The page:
AL: Exactly—plus ca change. One of the things that I find striking about these recent efforts to revisit critical GIS is how male dominated they are compared to the critical GIS moment of the late 90s and early-mid aughts. If we look at the Revisiting Critical GIS workshop held in Friday Harbour (2014), six of the eight event organizers were male, and the two female organizers didn’t attend the workshop, which is telling in and of itself. Of 29 attendees, only five were women (Thatcher et al 2016). The groups of guest editors convening special issues on the topic are exclusively male (Bergmann, Sullivan & Thatcher, forthcoming). I think that part of this relates to there being something about these efforts that is about resuscitating­­ privilege by reconstructing critical GIS as a secure foundation from which to claim a critical positionality and epistemology. In your Manifesto for GIS, you write that one of Haraway’s key messages was that “one does not need epistemological unity” in this manner in order “to become more powerful”; “[i]nstead, one needs to recognize that the lines of power are shifting” (Schuurman, 2002: 261). So wherefore women in these efforts to revisit critical GIS? Is it the ways in which our being always-already on alert for shifts in the “lines of power” has made us (feminists) aware that GIScience/technoscience is once again in the process of being radically reconfigured, signalling to us that rather than devising how to repeat critical GIS, it is more important to build to new horizons? Is it that we are simply averse to attempts to control the conversation about how to be critical, where we (women) are merely ‘added and stirred’ only after the terms of discourse have been set? Or, is it that we don’t see ourselves represented in these reconstructions of critical GIS, for to do so would be to bemoan a loss of privilege that we never had in the first place? Do we—and more importantly, should we—still have any skin in this game?

NS: Or it is that we didn’t feel comfortable in that milieu? Which is much simpler. That tiny problem does not contradict the reality that critical GIScience and the technological scaffolding of our lives is being reconfigured. And it strengthens the push for us as feminists and all female cyborgs to engage.

The key ingredient here is participation. And that is profoundly lacking. Girls in technoscience are still very much a minority. We are struggling against culture and misogyny, but not biology. It is not as Lawrence Summers and others have argued that girls simply are not down for math and science? I am not arguing that this is true but stating what has been said as was "common knowledge" for millenia. Don’t shoot me—I’m just the messenger.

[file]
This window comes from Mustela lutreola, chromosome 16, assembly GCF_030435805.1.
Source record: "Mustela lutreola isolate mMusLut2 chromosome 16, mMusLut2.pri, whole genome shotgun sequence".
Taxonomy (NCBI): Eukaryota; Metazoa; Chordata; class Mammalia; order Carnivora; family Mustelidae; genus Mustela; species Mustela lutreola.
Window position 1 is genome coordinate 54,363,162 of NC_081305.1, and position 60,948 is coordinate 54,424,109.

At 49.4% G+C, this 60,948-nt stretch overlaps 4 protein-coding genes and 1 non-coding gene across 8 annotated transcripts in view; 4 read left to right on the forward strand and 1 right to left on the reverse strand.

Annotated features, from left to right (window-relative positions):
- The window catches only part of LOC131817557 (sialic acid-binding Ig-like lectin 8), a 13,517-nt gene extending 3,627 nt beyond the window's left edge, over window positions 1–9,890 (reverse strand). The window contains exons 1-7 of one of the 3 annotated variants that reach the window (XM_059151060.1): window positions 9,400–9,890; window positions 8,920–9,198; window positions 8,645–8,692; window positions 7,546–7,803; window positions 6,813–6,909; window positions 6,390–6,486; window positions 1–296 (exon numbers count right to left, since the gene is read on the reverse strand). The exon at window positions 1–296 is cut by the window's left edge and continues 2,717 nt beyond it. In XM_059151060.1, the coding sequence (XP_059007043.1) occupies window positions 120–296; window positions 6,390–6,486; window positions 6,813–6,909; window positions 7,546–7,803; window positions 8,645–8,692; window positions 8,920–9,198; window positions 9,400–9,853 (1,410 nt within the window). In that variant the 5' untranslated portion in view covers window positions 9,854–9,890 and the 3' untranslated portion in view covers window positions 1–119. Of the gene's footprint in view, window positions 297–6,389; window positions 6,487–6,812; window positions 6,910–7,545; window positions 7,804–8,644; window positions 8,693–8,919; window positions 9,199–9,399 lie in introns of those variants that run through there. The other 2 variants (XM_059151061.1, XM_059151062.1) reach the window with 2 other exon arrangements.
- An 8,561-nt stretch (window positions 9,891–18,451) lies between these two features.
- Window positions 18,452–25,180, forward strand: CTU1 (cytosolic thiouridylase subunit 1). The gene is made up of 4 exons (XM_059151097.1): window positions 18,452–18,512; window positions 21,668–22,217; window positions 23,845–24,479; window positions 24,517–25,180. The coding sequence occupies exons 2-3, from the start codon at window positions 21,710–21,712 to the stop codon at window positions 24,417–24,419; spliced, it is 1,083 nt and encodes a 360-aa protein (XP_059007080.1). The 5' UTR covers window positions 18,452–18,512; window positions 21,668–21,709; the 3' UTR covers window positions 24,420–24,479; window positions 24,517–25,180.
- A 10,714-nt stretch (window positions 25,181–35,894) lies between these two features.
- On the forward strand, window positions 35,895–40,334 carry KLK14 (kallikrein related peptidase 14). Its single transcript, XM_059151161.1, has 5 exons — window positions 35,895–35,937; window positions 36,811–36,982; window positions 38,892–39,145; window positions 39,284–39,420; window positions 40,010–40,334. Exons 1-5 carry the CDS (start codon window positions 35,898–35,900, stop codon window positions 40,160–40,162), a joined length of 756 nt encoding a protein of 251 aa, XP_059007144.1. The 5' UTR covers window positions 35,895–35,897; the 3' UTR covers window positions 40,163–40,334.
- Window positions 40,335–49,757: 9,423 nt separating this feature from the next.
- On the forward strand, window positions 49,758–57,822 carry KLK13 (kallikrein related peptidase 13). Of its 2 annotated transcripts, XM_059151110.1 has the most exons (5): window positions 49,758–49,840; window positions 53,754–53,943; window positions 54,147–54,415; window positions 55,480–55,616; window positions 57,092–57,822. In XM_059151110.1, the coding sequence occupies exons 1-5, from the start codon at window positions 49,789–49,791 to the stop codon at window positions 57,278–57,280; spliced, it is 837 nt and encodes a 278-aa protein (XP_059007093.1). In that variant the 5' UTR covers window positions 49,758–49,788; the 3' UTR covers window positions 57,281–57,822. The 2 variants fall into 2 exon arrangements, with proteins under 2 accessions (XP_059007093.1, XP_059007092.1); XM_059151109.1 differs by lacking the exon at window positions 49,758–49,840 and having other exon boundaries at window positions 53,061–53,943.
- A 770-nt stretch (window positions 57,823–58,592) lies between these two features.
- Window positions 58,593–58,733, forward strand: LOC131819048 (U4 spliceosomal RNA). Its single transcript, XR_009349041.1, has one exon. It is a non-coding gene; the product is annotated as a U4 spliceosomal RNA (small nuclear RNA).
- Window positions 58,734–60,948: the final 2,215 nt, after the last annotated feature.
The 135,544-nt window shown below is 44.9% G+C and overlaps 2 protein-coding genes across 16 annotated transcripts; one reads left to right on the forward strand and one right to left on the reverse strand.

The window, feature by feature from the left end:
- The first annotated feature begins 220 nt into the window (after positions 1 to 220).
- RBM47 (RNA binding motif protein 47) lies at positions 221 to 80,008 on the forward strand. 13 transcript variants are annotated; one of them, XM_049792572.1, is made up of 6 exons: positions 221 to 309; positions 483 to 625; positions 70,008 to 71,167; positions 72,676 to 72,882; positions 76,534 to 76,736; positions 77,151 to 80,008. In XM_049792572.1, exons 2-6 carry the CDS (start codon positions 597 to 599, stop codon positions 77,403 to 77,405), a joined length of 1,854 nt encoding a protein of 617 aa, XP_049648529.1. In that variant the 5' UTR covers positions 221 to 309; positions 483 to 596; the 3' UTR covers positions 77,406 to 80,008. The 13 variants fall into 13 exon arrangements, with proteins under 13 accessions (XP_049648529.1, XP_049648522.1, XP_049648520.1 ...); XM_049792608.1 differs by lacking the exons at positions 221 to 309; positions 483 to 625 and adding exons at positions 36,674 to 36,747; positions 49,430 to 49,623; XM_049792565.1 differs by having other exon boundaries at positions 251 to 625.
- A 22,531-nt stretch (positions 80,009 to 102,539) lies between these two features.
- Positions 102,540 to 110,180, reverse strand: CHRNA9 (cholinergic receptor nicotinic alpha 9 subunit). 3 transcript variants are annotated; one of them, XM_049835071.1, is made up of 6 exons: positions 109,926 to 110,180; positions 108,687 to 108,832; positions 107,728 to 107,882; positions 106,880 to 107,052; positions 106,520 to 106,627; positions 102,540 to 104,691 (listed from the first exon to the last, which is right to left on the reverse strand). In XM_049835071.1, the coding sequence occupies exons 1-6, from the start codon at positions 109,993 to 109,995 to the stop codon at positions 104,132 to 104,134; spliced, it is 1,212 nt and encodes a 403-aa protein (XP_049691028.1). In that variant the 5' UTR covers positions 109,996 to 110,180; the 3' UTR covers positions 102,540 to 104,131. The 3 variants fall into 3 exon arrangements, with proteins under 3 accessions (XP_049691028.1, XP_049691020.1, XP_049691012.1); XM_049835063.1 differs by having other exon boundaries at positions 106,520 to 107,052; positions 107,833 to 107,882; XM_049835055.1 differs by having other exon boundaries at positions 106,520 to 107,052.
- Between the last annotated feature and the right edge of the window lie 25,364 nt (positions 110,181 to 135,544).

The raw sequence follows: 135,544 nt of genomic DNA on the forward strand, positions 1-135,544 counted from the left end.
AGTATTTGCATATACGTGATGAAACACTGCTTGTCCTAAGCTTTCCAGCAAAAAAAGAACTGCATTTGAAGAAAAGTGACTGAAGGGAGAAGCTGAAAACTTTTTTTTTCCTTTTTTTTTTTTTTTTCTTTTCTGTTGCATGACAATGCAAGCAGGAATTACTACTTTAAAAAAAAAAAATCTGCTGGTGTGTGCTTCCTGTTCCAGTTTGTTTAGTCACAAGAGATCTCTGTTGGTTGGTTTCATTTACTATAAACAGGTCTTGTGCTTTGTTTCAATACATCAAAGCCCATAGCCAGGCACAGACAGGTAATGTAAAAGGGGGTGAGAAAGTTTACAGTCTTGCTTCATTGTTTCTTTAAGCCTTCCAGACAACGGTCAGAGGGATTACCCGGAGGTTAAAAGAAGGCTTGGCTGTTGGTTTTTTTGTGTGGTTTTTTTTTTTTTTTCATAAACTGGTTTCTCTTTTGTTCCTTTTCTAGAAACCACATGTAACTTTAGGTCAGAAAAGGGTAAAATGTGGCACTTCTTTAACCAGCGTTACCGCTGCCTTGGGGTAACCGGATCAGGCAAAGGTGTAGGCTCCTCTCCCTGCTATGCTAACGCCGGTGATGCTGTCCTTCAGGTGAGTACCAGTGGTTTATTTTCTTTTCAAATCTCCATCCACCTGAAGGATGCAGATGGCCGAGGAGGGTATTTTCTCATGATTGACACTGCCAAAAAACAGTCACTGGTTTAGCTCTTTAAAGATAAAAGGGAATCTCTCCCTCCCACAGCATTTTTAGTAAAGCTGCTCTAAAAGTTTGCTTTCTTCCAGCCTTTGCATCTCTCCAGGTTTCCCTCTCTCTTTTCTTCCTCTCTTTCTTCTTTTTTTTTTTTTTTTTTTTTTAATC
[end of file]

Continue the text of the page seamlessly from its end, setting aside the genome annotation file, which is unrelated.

Seriously, I believe that young men are encouraged to be good at math and science and young women (and girls) are supported in their efforts to be "social" with everything that that entails. When girls who excel in STEM are interviewed, they frequently refer to their parents or grandparents tutoring them in math, talking about science etc. during their childhood.

Why are so many doctors (male and female) children of doctors? Because medicine, science and key concepts to their future training were discussed and emphasized during their childhood. DNA is not destiny as Steven Heine writes. Nor are culture and training but they are dammed important.

We need to be talking about how to change the culture of science (and GIScience) and it starts with culture. This is unpleasant territory to explore because it is not about women and men as they arrive at university but about the metier in which they are shaped. Big undertaking.

We also know that in the broader culture of programming, brogrammer culture is also very unwelcoming to girls and young women. In fact, many have argued that it is downright hostile. An interesting twist because just as "equality" between men and women is increasingly mandated legally and socially, the spaces of power (isn’t technoscience the home of modern corporate and now political power?) continue to exclude women.

We talk about participation as if it is voluntary but it is profoundly constrained. Very few of us can remain, let alone thrive, in a hostile environment.